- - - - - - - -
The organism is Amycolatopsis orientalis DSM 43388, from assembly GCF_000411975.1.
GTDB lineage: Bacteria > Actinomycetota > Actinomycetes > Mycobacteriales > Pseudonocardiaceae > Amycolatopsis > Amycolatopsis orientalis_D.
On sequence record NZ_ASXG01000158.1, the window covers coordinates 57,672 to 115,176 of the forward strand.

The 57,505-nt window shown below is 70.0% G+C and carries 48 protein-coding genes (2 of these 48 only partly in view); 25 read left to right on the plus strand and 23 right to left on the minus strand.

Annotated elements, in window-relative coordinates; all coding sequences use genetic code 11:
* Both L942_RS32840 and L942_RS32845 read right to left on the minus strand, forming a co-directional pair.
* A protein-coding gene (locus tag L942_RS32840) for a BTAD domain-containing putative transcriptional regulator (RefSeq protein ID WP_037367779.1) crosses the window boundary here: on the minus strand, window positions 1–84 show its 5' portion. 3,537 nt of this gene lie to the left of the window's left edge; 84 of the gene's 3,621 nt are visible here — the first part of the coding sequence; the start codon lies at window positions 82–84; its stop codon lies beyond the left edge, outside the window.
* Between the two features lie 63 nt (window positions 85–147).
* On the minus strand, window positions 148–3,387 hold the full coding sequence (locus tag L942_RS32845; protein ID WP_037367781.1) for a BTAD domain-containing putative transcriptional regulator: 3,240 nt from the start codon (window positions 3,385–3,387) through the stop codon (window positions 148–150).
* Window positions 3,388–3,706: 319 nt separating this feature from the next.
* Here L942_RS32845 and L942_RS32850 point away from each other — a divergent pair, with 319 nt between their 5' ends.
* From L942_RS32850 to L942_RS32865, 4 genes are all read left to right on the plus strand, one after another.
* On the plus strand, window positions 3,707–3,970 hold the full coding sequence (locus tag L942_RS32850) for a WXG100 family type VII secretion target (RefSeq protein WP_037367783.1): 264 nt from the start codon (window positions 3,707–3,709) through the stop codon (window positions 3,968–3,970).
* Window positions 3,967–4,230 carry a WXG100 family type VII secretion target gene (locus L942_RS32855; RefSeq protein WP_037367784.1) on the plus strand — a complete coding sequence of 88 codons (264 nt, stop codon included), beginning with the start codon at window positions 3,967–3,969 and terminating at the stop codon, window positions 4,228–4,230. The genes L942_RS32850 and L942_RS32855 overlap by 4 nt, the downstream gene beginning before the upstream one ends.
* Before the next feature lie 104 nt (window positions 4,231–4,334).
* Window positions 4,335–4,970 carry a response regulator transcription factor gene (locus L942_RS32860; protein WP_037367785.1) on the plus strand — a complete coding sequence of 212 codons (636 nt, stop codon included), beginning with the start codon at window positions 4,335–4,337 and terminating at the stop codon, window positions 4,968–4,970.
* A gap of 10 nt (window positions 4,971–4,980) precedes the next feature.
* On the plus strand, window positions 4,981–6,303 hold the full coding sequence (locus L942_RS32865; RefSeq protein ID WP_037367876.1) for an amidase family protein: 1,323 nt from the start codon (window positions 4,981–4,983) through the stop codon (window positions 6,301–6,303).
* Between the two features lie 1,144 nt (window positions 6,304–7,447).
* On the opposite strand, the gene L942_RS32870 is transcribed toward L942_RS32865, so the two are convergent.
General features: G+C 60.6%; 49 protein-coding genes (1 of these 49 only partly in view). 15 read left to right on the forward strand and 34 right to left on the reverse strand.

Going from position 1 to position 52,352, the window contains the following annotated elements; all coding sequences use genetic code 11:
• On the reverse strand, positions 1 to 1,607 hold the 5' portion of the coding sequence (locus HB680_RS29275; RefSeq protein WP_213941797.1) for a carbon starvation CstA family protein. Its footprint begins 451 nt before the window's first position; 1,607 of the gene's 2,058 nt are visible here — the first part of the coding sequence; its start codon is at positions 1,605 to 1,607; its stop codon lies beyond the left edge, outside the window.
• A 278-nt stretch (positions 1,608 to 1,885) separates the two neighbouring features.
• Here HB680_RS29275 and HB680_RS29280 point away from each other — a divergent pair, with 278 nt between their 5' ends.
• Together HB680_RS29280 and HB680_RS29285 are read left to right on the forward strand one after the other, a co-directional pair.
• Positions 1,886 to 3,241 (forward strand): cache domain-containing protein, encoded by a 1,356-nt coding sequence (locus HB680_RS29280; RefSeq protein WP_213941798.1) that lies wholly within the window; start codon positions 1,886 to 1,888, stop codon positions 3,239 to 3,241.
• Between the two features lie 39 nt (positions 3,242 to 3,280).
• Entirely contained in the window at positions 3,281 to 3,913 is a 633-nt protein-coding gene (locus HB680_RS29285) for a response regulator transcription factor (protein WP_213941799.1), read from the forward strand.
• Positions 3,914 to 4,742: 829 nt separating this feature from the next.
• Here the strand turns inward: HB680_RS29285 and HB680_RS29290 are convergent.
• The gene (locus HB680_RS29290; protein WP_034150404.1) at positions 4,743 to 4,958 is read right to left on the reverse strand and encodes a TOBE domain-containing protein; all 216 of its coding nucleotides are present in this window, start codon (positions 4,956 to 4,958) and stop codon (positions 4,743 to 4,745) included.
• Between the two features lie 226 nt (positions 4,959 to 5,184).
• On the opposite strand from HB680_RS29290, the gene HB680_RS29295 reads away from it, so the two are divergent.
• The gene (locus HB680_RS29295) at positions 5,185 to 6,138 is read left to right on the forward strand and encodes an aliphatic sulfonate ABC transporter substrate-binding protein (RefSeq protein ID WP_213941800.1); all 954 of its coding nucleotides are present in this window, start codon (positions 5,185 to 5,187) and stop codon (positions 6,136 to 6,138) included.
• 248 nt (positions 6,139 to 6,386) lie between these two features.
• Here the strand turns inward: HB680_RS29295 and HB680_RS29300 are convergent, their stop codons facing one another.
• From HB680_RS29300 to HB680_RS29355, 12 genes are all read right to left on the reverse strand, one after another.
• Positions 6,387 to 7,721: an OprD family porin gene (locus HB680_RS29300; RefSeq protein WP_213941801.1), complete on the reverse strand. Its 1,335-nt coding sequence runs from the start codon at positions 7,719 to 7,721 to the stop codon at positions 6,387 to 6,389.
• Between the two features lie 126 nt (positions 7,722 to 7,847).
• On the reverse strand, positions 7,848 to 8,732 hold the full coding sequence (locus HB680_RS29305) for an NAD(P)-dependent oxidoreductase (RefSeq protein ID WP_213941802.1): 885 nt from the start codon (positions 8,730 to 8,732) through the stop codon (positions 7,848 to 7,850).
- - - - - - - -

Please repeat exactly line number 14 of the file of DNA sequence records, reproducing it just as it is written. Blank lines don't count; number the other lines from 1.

* Window positions 3,967–4,230 carry a WXG100 family type VII secretion target gene (locus L942_RS32855; RefSeq protein WP_037367784.1) on the plus strand — a complete coding sequence of 88 codons (264 nt, stop codon included), beginning with the start codon at window positions 3,967–3,969 and terminating at the stop codon, window positions 4,228–4,230. The genes L942_RS32850 and L942_RS32855 overlap by 4 nt, the downstream gene beginning before the upstream one ends.